Even in our time, there are many, many people who have really tasted some of the fruit of what the Buddha was pointing to. They are here to guide, support and teach us in our own idiom and cultural form. Maybe adapting the teachings according to what is appropriate in different environments, countries and cultures. That's the external.
The internal Buddha is when we see in ourselves the qualities of inner freedom, and the qualities of compassion, care or love, that the Buddha had. Dharma is to recognize that some of the values and practices that come out of that freedom, or lead to that freedom, also are found in us.
One of the primary characteristics of the Dharma is non-harming. To recognize in ourselves that there is a force, a reference point, for not wanting to harm any living being at all. A reference point is the feeling or sense that where there is integrity, where there is wholeness is: not to lie, not to harm, not to steal. Not because it is the ethical thing to do in the sense of abstract ethics or morality, but because something lives in us.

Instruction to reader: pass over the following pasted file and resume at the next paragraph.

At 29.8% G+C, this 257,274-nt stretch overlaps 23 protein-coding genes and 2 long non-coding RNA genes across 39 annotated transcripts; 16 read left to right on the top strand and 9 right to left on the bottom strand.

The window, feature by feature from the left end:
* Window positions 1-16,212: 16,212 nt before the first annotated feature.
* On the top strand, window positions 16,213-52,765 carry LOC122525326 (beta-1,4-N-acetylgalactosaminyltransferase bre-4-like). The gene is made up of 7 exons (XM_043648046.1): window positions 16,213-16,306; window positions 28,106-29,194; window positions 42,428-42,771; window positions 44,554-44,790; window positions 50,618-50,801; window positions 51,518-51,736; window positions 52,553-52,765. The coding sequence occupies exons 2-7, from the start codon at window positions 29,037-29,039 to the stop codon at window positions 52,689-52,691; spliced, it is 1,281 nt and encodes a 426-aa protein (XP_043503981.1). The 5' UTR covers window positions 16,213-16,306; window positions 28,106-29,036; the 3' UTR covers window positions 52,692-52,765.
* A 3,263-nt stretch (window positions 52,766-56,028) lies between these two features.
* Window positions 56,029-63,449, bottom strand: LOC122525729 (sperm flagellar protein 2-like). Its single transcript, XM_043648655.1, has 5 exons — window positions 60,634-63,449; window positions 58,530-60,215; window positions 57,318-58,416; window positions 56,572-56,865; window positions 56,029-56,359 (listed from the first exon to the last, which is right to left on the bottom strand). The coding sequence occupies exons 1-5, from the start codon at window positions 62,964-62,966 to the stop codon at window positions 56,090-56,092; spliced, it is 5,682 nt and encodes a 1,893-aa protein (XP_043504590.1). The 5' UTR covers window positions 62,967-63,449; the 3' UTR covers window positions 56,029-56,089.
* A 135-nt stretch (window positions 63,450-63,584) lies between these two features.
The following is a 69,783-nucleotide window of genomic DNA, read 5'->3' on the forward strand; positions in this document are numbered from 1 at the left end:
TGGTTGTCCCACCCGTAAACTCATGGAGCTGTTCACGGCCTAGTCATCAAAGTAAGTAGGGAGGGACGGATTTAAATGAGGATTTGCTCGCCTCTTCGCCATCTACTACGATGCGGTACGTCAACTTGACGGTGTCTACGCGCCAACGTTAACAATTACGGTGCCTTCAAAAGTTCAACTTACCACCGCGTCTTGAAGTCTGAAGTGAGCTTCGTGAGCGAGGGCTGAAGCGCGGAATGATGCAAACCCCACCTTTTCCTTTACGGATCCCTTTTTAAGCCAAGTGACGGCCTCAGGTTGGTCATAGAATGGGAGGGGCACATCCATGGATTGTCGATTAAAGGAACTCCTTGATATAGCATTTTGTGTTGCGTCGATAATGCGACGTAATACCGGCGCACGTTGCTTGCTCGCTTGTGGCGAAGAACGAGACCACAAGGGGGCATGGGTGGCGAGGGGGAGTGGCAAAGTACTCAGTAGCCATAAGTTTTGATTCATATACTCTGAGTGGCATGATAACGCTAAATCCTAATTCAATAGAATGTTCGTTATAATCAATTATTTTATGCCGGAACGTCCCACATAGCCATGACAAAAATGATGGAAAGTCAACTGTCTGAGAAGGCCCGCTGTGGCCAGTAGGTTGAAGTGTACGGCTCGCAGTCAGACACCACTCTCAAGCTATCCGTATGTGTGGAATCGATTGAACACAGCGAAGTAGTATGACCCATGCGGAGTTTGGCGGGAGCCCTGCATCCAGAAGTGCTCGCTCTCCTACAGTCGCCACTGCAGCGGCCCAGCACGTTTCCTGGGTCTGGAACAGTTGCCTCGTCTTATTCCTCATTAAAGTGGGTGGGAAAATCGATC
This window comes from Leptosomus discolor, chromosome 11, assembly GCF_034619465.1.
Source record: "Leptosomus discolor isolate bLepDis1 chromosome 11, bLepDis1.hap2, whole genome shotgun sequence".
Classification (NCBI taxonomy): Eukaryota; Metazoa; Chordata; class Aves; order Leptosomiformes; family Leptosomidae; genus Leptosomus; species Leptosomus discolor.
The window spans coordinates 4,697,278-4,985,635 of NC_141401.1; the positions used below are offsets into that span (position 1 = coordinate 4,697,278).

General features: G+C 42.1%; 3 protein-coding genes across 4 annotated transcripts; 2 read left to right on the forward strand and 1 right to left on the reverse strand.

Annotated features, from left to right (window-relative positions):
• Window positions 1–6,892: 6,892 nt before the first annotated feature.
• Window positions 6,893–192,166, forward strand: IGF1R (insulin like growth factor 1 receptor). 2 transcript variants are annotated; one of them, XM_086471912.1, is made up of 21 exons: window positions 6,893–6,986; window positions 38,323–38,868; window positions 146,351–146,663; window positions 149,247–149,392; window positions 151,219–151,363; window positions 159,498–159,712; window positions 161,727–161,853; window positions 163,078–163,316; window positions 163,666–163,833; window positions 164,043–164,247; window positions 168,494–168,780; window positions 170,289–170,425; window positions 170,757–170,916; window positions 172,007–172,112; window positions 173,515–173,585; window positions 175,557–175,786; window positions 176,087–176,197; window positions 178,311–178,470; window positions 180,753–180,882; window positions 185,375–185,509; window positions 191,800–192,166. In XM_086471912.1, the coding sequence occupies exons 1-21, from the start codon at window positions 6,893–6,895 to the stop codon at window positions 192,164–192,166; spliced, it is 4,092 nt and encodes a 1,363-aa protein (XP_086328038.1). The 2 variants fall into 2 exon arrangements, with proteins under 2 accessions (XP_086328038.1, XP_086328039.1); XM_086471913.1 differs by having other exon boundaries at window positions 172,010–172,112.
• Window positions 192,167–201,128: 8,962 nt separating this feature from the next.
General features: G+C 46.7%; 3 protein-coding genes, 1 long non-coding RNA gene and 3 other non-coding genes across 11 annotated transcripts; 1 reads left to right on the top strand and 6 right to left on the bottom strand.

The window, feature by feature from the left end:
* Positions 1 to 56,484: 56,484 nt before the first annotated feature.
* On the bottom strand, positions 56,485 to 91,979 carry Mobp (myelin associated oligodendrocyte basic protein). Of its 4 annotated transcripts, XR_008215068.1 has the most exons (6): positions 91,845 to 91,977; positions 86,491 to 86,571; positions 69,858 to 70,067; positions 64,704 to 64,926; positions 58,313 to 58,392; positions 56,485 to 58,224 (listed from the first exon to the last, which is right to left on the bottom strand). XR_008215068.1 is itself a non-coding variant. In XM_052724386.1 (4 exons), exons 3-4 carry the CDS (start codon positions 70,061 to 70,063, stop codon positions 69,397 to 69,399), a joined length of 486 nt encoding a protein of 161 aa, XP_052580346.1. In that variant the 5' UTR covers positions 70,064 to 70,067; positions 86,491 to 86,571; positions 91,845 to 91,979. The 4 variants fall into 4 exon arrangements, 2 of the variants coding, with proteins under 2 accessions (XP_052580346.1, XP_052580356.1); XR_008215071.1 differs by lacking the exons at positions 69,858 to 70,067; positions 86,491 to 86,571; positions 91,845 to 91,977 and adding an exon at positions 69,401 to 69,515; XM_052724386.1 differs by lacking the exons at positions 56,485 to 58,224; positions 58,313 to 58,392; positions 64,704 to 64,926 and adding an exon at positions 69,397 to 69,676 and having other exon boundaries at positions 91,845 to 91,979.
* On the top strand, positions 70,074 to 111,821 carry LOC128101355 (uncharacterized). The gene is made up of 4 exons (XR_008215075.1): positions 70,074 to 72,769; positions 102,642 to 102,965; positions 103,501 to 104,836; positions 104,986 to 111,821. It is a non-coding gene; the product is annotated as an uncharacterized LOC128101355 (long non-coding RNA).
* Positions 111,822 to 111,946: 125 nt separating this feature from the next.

Feeling, a sense of integrity that is the Dharma living in us. The Dharma that is internal is the Dharma of practicing, of saying "Yes," and bringing mindfulness, showing up and being settled.
Keep coming back to these qualities of practice that begin feeling like, "This is a valuable and important way of being. This is where home is. To not be here feels like a loss, a diminishment of my life – to be caught in agitation, desires, expectations, frustrations, disappointments, resentments, envy, jealousy, wanting to acquire." We can feel how we come out of harmony, are out of kilter, when we end up in these unnecessary and agitated states. To begin to recognize subtle, wholesome, nourishing, peaceful states within is to recognize the Dharma.